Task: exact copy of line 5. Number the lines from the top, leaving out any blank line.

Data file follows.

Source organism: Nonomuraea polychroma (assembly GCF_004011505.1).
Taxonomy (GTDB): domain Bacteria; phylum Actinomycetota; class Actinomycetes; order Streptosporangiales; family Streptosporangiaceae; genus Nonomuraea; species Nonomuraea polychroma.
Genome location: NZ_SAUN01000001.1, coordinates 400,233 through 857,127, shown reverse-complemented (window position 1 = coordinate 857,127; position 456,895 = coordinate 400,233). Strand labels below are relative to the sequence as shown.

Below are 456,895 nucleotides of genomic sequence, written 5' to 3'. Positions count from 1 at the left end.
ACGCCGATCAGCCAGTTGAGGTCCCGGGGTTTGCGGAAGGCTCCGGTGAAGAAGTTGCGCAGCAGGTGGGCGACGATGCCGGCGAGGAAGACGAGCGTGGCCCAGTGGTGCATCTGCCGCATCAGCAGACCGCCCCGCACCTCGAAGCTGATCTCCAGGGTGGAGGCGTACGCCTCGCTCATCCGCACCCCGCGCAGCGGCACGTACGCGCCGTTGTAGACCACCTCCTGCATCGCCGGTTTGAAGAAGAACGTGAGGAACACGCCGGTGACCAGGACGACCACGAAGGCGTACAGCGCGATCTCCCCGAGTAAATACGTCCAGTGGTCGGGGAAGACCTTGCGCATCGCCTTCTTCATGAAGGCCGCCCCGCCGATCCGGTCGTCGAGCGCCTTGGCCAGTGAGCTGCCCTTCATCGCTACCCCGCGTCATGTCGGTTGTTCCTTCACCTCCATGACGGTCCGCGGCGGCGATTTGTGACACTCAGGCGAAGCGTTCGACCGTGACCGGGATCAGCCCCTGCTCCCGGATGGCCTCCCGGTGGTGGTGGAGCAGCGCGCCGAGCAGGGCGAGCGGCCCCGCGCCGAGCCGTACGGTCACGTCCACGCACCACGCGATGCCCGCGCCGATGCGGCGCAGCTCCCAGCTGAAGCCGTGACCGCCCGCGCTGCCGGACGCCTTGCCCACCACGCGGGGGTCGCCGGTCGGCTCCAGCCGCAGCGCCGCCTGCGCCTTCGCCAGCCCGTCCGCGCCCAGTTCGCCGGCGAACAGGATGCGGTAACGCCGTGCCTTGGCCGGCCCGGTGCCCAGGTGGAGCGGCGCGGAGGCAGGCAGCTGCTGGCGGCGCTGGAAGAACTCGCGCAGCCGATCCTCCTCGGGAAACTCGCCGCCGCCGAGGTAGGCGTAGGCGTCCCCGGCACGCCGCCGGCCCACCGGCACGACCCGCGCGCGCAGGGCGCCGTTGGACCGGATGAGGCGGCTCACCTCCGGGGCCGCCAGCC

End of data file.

ACGCCGATCAGCCAGTTGAGGTCCCGGGGTTTGCGGAAGGCTCCGGTGAAGAAGTTGCGCAGCAGGTGGGCGACGATGCCGGCGAGGAAGACGAGCGTGGCCCAGTGGTGCATCTGCCGCATCAGCAGACCGCCCCGCACCTCGAAGCTGATCTCCAGGGTGGAGGCGTACGCCTCGCTCATCCGCACCCCGCGCAGCGGCACGTACGCGCCGTTGTAGACCACCTCCTGCATCGCCGGTTTGAAGAAGAACGTGAGGAACACGCCGGTGACCAGGACGACCACGAAGGCGTACAGCGCGATCTCCCCGAGTAAATACGTCCAGTGGTCGGGGAAGACCTTGCGCATCGCCTTCTTCATGAAGGCCGCCCCGCCGATCCGGTCGTCGAGCGCCTTGGCCAGTGAGCTGCCCTTCATCGCTACCCCGCGTCATGTCGGTTGTTCCTTCACCTCCATGACGGTCCGCGGCGGCGATTTGTGACACTCAGGCGAAGCGTTCGACCGTGACCGGGATCAGCCCCTGCTCCCGGATGGCCTCCCGGTGGTGGTGGAGCAGCGCGCCGAGCAGGGCGAGCGGCCCCGCGCCGAGCCGTACGGTCACGTCCACGCACCACGCGATGCCCGCGCCGATGCGGCGCAGCTCCCAGCTGAAGCCGTGACCGCCCGCGCTGCCGGACGCCTTGCCCACCACGCGGGGGTCGCCGGTCGGCTCCAGCCGCAGCGCCGCCTGCGCCTTCGCCAGCCCGTCCGCGCCCAGTTCGCCGGCGAACAGGATGCGGTAACGCCGTGCCTTGGCCGGCCCGGTGCCCAGGTGGAGCGGCGCGGAGGCAGGCAGCTGCTGGCGGCGCTGGAAGAACTCGCGCAGCCGATCCTCCTCGGGAAACTCGCCGCCGCCGAGGTAGGCGTAGGCGTCCCCGGCACGCCGCCGGCCCACCGGCACGACCCGCGCGCGCAGGGCGCCGTTGGACCGGATGAGGCGGCTCACCTCCGGGGCCGCCAGCC